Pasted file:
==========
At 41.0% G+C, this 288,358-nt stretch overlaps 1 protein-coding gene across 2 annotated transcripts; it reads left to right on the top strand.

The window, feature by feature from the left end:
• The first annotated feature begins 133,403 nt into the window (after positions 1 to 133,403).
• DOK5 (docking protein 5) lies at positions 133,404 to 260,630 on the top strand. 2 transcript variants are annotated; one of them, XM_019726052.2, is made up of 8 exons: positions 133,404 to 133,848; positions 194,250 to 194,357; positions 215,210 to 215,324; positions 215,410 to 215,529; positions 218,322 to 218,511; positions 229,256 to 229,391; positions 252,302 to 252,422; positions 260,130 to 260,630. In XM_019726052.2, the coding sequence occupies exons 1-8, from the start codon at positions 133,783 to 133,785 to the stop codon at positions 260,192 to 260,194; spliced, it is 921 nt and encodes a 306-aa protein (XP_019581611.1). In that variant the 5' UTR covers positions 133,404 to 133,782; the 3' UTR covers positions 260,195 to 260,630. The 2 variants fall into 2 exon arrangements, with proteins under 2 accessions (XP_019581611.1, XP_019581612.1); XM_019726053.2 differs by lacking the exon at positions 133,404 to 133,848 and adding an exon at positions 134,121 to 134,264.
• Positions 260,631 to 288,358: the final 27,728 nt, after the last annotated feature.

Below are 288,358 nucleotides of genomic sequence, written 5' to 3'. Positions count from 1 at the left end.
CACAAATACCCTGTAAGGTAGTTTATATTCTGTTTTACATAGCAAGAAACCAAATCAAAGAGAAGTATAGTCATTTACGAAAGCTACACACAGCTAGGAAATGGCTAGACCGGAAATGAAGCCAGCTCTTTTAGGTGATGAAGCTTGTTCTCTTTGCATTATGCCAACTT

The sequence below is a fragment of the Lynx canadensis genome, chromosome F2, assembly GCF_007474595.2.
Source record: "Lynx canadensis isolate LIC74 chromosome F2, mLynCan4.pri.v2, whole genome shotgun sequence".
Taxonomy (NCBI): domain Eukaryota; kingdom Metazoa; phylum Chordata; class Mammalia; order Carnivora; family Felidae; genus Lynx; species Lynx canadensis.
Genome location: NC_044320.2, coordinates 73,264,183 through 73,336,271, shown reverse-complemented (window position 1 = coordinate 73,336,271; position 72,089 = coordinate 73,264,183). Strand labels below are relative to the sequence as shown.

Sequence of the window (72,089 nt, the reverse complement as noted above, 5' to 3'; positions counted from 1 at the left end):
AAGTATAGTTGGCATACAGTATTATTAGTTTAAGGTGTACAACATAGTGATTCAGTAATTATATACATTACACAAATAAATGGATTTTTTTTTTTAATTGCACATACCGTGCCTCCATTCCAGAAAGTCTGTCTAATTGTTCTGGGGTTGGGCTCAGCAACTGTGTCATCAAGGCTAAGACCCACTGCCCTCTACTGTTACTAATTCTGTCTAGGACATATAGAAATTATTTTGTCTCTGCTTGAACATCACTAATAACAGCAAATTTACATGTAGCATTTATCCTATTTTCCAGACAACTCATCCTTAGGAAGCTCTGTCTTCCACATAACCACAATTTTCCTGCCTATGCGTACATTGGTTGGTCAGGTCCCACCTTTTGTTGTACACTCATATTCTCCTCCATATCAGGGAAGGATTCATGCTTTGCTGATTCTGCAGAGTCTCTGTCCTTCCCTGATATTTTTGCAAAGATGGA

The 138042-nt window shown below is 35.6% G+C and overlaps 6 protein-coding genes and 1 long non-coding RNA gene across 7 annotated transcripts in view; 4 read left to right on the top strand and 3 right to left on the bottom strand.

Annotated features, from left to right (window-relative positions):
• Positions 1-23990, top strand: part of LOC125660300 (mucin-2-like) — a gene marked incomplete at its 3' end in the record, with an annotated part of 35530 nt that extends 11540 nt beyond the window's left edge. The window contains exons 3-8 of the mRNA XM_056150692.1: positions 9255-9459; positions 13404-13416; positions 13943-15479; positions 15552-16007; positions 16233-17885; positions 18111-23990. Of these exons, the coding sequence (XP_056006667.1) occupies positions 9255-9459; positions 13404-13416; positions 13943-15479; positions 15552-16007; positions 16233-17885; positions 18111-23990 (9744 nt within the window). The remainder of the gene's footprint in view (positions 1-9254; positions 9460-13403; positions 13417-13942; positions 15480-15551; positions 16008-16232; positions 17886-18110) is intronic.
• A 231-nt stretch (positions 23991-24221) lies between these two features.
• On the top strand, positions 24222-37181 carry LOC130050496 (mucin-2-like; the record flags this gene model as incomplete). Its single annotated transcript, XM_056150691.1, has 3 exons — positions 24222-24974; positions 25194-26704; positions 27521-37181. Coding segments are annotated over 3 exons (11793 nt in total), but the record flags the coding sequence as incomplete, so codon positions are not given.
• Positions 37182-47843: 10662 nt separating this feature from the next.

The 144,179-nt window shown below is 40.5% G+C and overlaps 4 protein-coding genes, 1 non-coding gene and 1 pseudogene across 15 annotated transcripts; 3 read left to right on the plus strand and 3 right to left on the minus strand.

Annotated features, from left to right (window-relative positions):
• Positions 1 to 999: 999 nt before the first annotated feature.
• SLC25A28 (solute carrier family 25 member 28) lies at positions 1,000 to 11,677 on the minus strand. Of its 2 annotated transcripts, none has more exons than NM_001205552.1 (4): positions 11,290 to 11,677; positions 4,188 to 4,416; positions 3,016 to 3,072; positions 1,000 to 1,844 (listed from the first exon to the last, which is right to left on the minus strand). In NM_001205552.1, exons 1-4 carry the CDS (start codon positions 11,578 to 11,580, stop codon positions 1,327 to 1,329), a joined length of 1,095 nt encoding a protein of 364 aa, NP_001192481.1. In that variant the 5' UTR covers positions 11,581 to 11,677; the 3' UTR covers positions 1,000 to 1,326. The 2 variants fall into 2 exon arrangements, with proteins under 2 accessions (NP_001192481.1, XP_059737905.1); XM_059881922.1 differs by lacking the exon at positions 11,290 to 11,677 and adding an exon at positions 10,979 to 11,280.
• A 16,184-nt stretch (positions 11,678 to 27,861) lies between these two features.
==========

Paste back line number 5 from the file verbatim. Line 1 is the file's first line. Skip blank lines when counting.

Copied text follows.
• Positions 260,631 to 288,358: the final 27,728 nt, after the last annotated feature.